How Bad Was the "Ice Hurricane," Really?

A little context for what feels like a recurring event


Photo by Jana Birchum

As of Wednesday morning, the city office of Homeland Security and Emergency Manage­ment counted 99% of AE customers with their power back – meaning about 2,600 without (almost 1,000 of those in the 78757 and 78758 ZIP codes in North Central Austin). Outages on critical load circuits have all been restored; those still in the dark have the most complicated outages that will require the most time to fix. Rain and high winds this week have added to that burden.

Ice totals reached .69 inches in Austin during the worst of the storm, which on an average-sized tree can weigh several tons. Though the weather has warmed significantly and will be sunny going into the weekend, there is another possible freeze this weekend.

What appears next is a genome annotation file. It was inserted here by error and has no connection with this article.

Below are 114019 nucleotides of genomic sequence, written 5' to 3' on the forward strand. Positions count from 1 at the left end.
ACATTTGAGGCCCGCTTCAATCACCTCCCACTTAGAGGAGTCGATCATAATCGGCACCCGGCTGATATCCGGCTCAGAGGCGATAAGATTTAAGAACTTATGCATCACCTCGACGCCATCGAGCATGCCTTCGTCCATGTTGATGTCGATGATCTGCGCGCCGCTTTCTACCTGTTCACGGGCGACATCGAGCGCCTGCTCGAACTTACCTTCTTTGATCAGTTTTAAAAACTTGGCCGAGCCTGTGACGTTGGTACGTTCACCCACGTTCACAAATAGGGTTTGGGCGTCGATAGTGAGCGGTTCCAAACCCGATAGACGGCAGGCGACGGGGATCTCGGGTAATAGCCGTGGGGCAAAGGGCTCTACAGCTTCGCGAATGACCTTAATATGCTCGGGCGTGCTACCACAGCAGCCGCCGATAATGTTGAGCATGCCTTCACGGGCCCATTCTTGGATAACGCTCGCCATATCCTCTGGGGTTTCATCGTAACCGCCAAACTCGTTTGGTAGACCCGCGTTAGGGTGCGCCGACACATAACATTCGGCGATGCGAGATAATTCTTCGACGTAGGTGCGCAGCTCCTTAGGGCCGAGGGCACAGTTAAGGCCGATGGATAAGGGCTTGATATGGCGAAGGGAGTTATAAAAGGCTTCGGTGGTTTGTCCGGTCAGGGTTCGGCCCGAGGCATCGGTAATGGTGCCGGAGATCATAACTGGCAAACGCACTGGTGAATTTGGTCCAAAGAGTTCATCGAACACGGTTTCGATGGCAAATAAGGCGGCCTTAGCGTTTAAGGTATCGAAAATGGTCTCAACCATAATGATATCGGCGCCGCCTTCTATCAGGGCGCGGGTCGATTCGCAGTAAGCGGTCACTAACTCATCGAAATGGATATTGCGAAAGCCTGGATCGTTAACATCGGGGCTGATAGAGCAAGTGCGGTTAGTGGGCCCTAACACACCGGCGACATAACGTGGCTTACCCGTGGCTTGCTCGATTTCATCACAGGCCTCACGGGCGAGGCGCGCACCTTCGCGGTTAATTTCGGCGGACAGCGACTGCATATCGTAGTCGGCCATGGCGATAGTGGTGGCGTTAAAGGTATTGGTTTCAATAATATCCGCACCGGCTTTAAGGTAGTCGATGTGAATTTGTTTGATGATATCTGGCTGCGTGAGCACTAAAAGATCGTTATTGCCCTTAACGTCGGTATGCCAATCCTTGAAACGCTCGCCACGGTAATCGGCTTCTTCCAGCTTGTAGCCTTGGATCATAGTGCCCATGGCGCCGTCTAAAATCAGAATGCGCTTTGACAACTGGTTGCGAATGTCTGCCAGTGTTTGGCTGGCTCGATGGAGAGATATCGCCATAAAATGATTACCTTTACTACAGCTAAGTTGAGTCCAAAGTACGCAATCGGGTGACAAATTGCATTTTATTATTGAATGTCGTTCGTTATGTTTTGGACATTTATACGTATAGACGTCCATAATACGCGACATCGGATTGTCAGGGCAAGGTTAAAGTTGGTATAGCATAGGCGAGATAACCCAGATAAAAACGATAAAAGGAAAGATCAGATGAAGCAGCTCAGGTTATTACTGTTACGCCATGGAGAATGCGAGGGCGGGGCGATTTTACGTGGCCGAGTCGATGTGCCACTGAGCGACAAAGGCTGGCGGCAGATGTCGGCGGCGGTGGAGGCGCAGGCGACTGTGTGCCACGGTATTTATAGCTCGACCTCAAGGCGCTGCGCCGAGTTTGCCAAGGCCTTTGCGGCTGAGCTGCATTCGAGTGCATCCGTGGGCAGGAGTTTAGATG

Unlike two years ago during Winter Storm Uri, Austin Water retained service with the use of backup generators throughout the storm. West Lake Hills issued a localized boil water notice affecting some 40 people.

With some approaching a second week without power, AE has been hosting phone charging buses at the Toney Burger Center.

Travis County partnered with the Central Texas Food Bank to distribute food at multiple locations across the county throughout the weekend and Monday evening, serving over 1,100 households.

The Austin Transportation Department reported five traffic signals still down as of Wednesday; at the peak of the storm, 118 signals, about 40% of the total, were out of service. Temporary stop signs remain installed at Exposition and Westover, Davis and Brodie Lane, West 45th and Ramsey, and MLK and Comal.

From Jan. 29 to Feb. 4, Emergency Medical Services reported 2,937 total incidents, including 254 traffic collisions, 312 falls, and 271 respiratory calls. Last Friday, Austin/Travis County EMS Chief Robert Luckritz counted at least one traffic death from the first night of the freeze and said that, as in Winter Storm Uri, carbon monoxide exposures were a concern.

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